Historian and political commentator Mr Edward Tome says as things stand the Africa Unity square does not reflect the country’s struggle against colonialism but was in fact celebrating British conquest of black people of the continent.

“The design of the Africa Unity square is an albatross on the necks of the black people.

“It is unfortunate that for 35 years, we have failed to erase the Union Jack from the city of power. It is worrying that mayor after mayor and council after council has come after independence and saw no reason to redesign the square.

“Even Parliamentarians and Senators using the adjacent buildings have not said anything about the design of Africa Unity square. How can we have the British memorial of conquest next to the highest decision maker in the country, the Parliament and no one talks about it,” he said.

He said the Africa Unity Square and the buildings surrounding it were a clear sign of colonial power through ownership, architecture and design.

“We cannot continue to celebrate colonial conquest and memorabilia right in the heart of the city of Government.

“Why have the Harare Chamber Building, housing Mercedes and Club Chambers remained under the control of the white community despite it being a government building?” he said.

Mr Tome said there was need to take out the Union Jack and the white spiritualism symbolised by the effigies in it and replace them with African spiritualism.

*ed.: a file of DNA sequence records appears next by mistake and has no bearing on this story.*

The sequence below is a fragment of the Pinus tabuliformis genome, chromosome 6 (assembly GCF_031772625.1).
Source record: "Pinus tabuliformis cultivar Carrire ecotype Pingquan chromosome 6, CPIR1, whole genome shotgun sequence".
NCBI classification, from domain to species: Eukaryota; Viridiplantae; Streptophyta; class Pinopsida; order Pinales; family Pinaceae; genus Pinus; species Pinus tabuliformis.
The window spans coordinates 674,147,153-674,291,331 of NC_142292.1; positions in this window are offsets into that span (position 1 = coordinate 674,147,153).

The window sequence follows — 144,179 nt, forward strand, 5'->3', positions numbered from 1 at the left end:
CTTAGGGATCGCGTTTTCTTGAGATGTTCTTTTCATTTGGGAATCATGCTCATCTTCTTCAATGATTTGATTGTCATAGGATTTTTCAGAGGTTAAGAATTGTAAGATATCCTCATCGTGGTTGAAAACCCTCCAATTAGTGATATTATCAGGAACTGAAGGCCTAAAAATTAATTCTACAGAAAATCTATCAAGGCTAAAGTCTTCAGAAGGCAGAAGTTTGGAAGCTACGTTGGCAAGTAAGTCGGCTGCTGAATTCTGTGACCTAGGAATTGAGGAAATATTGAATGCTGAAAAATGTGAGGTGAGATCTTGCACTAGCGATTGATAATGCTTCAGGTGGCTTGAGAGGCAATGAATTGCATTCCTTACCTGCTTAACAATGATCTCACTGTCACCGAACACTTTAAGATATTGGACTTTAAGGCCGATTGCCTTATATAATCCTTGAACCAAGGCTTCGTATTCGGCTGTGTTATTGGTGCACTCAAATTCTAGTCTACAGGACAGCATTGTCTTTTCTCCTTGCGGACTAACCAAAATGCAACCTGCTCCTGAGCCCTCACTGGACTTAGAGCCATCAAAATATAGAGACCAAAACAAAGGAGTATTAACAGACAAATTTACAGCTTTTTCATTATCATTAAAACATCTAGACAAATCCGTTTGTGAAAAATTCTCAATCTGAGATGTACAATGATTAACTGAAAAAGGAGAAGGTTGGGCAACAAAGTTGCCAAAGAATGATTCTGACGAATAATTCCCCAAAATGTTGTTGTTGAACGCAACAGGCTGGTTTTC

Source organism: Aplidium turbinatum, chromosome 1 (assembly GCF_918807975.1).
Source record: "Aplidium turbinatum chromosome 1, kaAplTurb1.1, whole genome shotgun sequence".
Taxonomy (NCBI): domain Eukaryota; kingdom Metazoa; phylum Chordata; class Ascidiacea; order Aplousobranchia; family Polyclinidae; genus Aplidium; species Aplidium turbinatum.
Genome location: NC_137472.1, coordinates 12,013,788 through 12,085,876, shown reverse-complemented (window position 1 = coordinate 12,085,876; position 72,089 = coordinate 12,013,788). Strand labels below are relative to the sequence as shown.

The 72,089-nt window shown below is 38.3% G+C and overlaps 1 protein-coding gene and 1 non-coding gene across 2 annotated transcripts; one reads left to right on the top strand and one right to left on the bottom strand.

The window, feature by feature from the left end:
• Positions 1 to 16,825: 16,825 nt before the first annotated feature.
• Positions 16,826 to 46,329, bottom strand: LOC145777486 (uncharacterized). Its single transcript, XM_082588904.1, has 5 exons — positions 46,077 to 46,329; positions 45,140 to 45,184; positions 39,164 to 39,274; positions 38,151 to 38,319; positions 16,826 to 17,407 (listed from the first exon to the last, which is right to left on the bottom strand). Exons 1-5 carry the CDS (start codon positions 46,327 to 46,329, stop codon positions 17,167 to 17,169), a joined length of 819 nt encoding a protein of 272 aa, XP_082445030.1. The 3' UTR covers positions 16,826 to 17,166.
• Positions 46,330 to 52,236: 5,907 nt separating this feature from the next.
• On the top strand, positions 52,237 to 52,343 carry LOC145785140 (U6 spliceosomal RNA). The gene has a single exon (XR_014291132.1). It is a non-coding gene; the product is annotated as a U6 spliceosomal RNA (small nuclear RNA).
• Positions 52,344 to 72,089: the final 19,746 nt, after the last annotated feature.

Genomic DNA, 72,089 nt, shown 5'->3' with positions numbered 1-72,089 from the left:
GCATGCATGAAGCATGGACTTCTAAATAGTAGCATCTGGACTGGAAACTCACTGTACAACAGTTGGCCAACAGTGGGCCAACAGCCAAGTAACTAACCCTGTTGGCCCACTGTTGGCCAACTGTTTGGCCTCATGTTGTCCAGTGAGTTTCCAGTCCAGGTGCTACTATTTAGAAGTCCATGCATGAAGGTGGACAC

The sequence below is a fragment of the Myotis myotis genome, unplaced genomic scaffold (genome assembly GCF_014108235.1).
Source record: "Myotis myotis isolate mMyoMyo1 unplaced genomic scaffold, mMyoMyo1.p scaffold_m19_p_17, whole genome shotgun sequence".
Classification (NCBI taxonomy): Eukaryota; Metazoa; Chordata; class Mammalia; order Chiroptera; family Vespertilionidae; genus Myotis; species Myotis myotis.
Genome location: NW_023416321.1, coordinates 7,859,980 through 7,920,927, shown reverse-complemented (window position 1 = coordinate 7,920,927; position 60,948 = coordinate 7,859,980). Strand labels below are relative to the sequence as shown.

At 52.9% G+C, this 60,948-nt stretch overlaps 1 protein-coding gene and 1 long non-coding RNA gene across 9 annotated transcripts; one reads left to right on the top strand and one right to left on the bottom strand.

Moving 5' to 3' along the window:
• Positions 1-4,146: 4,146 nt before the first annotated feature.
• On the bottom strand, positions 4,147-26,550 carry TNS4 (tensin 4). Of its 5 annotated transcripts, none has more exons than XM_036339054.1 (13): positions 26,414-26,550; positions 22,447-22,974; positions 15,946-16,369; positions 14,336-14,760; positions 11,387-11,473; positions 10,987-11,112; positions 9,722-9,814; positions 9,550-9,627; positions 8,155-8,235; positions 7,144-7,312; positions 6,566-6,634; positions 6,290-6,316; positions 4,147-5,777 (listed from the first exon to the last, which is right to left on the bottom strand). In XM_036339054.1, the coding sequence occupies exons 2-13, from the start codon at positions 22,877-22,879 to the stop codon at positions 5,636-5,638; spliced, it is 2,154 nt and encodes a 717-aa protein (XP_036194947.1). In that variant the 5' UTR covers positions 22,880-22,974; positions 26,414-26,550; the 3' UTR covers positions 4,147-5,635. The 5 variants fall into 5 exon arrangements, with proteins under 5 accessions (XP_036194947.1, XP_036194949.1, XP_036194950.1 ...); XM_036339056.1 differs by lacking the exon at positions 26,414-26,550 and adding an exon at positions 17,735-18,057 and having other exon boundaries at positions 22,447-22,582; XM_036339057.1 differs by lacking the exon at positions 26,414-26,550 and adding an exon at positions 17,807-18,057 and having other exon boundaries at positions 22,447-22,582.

“Let’s bring back African cosmology. Do we really need to maintain the buildings in the design of the colonialists? I don’t know what we are passing on to the next generation by keeping the Union Jack design,” he said.

Political scientist Dr Charity Manyeruke concurred saying there was need to bring in African images and symbols that show Africa’s victory over the Union Jack.

“The square must be redesigned to ensure that it carries African symbols that tell the struggle of the black people against white supremacy.

“The square must be recreated in such a way that it tells the African story of struggle for independence to generations to come. The design must show what Zimbabwe was before colonisation, colonial period and after independence. It is a record of that needs to be developed further as a concept,” she said.

Dr Manyeruke, however, added that it was not just about the statues, renaming and removal of some colonial symbol but attitude of our people.

University of Zimbabwe Political Science lecturer Dr Joseph Kurebwa however argues that relics of colonialism are impossible to change and that the name change alone is enough to alter the colonial legacy.

“In terms of the design of Africa Unity Square it cannot be changed and it is not important to do so. Changing the name was enough and renaming it after African Unity is a reflection of the importance of the AU in Zimbabwe,” he said.

Zimbabwe is a former colony of Britain and as such there is a connection and a history that will always remain in the country that is impossible to change Dr Kurebwa explained.

“It does not matter that the square remains modelled on the Union Jack in fact that illustrates part of our colonial history which is important as we are a former colony. Changing the name however creates our own post-colonial narrative and therefore there exists at that square a link between the colonial and post-colonial Zimbabwe,” he added.

Dr Kurebwa stressed that all Africans should appreciate their long history and that it was important to recognise the steps taken by the OAU/AU from the signing of the OAU Charter to bring the continent to where it is today.

“Africa Day means a lot to Africaness. It is not only about commemorating the formation of the OAU but should be about celebrating African identity and the important roles that Africa and Africans carry out in world affairs,” he said.